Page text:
We will celebrate birthdays and our anniversary. We are even thinking of renewing our vows on our anniversary. But 'celebrate' d-day - not a snowballs chance in hell for me. I know I will remember the day forever, as will my husband. But, we will not celebrate it, honor it, or give it any place of reverence in our marriage.

Like I said, we will be doing something big for our anniversary, to acknowledge the fact that we survived, even though we were pushed to the limits. But d-day will in no way be cause for cake and ice cream. Our marriage could have gotten better, our communication could have improved, everything could have gotten better without my husband jacking off to porn. We didn't need this to improve our marriage and it did a lot more harm than good.

Partners of Rebooters and Addicts / Re: Is it true?
« on: March 14, 2017, 07:21:55 AM »
I think what I have come to realize is that recovery from porn and recovery of the relationship only comes when the addict decides they no longer want porn. Simply resisting porn because they also want a relationship, or want a relationship more than they want porn isn't enough. They are always going to be fighting with porn and sometimes they will lose that fight.

My husband didn't really want porn, he wanted the escape from reality that porn provided. As a result, giving up porn was the easy part of his recovery. The harder part was learning how to handle stress and the realities of life in an adult way that didn't bring up more problems for himself as well as the family. As soon as he recognized porn was causing more stress, not less - letting go was easy. That doesn't mean recovery was easy, just that not ever looking at porn again wasn't a struggle.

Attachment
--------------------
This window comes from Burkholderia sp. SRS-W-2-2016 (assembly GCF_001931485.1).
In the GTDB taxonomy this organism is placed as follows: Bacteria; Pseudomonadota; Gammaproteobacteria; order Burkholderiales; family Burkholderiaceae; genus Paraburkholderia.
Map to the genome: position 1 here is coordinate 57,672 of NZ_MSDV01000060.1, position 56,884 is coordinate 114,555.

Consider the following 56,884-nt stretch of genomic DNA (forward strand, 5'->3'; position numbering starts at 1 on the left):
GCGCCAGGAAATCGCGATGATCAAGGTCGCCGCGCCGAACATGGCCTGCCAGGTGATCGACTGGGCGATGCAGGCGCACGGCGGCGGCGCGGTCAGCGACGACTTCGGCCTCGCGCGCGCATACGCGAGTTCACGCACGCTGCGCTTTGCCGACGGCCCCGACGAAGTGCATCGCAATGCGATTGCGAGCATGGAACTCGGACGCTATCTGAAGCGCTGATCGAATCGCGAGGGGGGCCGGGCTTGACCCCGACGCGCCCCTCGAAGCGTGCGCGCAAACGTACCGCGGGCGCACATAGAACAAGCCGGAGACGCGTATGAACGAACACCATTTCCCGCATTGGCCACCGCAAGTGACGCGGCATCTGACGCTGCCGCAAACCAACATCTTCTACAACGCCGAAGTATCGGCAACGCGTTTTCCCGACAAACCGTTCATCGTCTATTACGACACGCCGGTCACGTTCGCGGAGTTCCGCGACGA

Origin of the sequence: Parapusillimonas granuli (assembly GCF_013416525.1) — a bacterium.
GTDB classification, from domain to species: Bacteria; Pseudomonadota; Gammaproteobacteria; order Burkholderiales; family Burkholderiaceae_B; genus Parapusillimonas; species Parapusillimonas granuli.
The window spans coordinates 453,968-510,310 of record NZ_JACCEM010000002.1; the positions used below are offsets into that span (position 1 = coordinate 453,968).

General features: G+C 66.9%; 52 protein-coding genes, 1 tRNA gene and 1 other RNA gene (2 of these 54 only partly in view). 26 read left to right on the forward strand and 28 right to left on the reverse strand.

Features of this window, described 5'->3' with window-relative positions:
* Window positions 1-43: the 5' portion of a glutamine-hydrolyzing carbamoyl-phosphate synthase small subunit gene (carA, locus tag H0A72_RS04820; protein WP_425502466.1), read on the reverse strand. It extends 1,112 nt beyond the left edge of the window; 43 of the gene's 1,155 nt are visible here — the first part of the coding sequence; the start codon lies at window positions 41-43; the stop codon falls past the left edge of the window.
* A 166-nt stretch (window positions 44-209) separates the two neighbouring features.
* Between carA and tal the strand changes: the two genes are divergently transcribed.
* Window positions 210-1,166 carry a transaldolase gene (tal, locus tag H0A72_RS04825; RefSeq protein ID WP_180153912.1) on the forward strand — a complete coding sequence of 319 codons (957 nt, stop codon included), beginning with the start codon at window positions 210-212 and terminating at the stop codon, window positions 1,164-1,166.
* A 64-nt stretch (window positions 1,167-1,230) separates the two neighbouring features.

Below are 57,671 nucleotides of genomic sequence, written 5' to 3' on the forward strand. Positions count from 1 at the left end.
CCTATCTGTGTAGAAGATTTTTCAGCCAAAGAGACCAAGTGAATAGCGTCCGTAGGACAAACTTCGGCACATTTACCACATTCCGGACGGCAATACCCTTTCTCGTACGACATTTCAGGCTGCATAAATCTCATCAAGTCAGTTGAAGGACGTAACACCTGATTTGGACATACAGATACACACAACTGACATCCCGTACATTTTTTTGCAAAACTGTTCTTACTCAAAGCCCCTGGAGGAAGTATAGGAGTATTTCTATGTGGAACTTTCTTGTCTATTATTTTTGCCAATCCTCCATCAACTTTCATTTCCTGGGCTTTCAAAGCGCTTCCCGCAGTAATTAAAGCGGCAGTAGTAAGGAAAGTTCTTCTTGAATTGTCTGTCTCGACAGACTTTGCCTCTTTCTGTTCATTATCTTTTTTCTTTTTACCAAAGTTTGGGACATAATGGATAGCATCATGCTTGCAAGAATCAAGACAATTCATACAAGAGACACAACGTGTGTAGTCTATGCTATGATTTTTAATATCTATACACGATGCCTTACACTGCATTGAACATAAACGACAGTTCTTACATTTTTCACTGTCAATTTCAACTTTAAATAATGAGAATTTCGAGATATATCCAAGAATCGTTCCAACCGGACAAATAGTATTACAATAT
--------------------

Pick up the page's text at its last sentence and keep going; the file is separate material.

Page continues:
If you husband is struggling with porn itself, you may have to determine for yourself what you want in a relationship. It is going to be hard on the relationship anyway, but the threat of porn still being there will make it that much more difficult.

Partners of Rebooters and Addicts / Re: Is it true?
« on: March 13, 2017, 02:40:22 PM »
If he isn't willing to be open and  honest and if he is treating you in a way that you don't like, it may be time to make some hard decisions. Recovering the relationship with a fully engaged, hard working recovering porn addict is really hard, so trying to recover with someone that isn't dedicated would be a non-starter for me.

It might be time to start thinking a bit selfishly and think about what you want and need at this point.

Honestly, it hasn't even been a year yet - you should not trust him fully. That doesn't mean you should interfere with his use of the internet or try to stop him from using technology. However, he should agree to a completely open policy. You should have access to all of his passwords and he should never delete his browsing history. If you ever feel you need reassurance, just look and see what he has been viewing.

It is his job right now to show he is trustworthy and to gain your trust, slowly - over time. He should understand that he is not completely trusted right now and be okay with that and be doing things to show that he is trustworthy. This is on him to help you feel more relaxed, not the other way around.